Thursday of the First Week of Lent | Readings: Esther C:12, 14–16, 23–25; Matthew 7:7–12
Although we would now have more than a bit of trouble with Queen Esther’s nationalism, prayer for hatred, and desire for vengeance, we still place this part of her long prayer into the lenten Lectionary for some other good reasons. It is an excellent example of how the biblical text itself reveals both a movement forward into a gradual discovery of God and a simultaneous movement backward into a self-centered using of God for our own purposes. Both are often in the same text.
Jesus then makes clear in the Gospel that when we ask for things from God, it first says something about God (God is trustworthy, God is listening, God cares), but it also says something about our present state and ourselves. How can we hear both?
Did you know that you only ask for what you have already begun to experience? Otherwise it would never occur to you to ask for it. Further, God seems to plant within us the desire to pray for what God already wants to give us, and even better, God has already begun to give it to us! We are always just seconding the motion, but the first motion is always and forever from God. The fact that you prayed at all means God just started giving to you a second ago. Isn’t that wonderful to know! He makes a further point that if we, “with all of our sinfulness,” would not fail to respond to another, then how much more God.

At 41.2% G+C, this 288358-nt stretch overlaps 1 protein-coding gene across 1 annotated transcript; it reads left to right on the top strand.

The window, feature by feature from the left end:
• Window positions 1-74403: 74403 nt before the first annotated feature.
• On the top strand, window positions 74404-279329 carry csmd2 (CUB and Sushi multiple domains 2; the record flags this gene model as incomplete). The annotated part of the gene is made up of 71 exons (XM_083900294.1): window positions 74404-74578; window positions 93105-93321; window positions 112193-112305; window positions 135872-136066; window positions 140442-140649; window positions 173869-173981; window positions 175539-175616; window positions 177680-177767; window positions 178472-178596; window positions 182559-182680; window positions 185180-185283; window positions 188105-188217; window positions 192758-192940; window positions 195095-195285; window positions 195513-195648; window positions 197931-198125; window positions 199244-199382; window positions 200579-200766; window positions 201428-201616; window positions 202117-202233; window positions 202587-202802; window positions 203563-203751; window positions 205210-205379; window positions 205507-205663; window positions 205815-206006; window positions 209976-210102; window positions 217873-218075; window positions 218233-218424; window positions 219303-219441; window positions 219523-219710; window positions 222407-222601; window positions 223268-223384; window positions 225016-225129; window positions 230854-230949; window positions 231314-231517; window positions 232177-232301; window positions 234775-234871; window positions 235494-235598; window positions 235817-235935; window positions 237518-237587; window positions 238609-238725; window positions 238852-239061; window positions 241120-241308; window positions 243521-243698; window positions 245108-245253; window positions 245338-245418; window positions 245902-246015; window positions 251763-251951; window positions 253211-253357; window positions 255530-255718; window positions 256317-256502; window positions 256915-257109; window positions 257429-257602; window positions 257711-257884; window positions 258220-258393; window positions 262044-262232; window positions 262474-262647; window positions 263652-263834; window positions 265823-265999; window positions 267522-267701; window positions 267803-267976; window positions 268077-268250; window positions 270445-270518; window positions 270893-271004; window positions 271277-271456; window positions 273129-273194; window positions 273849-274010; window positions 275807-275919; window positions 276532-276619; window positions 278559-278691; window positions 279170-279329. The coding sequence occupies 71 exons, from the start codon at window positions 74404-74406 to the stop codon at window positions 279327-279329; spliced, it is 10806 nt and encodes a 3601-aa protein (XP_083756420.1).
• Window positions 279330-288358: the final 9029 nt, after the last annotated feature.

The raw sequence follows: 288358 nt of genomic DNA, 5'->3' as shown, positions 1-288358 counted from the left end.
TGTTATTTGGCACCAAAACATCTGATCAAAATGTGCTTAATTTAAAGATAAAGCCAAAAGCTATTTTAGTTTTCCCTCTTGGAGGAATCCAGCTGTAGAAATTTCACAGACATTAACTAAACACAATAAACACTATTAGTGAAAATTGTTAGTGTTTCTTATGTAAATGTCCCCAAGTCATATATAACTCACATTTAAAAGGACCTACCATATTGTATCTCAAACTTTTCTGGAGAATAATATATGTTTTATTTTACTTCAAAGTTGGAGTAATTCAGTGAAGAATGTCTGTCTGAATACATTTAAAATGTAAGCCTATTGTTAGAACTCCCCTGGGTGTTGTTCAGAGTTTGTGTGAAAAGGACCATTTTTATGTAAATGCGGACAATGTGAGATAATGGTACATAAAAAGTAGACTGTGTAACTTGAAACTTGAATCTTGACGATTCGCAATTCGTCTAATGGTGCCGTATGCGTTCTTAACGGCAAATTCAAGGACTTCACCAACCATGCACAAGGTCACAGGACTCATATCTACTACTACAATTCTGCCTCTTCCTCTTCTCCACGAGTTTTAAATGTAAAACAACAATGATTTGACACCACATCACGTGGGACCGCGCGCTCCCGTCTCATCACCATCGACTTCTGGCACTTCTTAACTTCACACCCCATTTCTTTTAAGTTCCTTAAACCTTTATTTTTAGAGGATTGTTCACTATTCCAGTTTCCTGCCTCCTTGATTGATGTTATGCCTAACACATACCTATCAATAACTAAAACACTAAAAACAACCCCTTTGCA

God is always much better than the most loving person you can imagine, Jesus is saying. It is not that we pray and God answers. It is that our praying is already God answering within us and through us.
The only trouble with Queen Esther is that like so many people she made the first motion (which reflected her own small agenda), when true prayer is always seconding the motion—which motion always comes from God. Now hear the old Scripture anew, knowing you will now pray for what God already wants to give you and prompts within you, and that is why it will always happen (admittedly, often in a very different way than we first imagined!). But that is our final and full act of trust in a God who always gives us “good things”!
“Ask, and you will receive. Seek, and you will find. Knock, and it will be opened to you. . . . If you, with all your sinfulness, know how to give good things to your children, then how much more will God give good things to those who ask.” —Matthew 7:7, 11
“Treat others as you would have them treat you: this sums up all the law and the prophets as well.” —Matthew 7:12
“God, if you ask us to treat others as we would have them treat ourselves, then help me to believe that you operate in just the same way. You must treat me exactly as I would want to be treated—at my truest and best level.”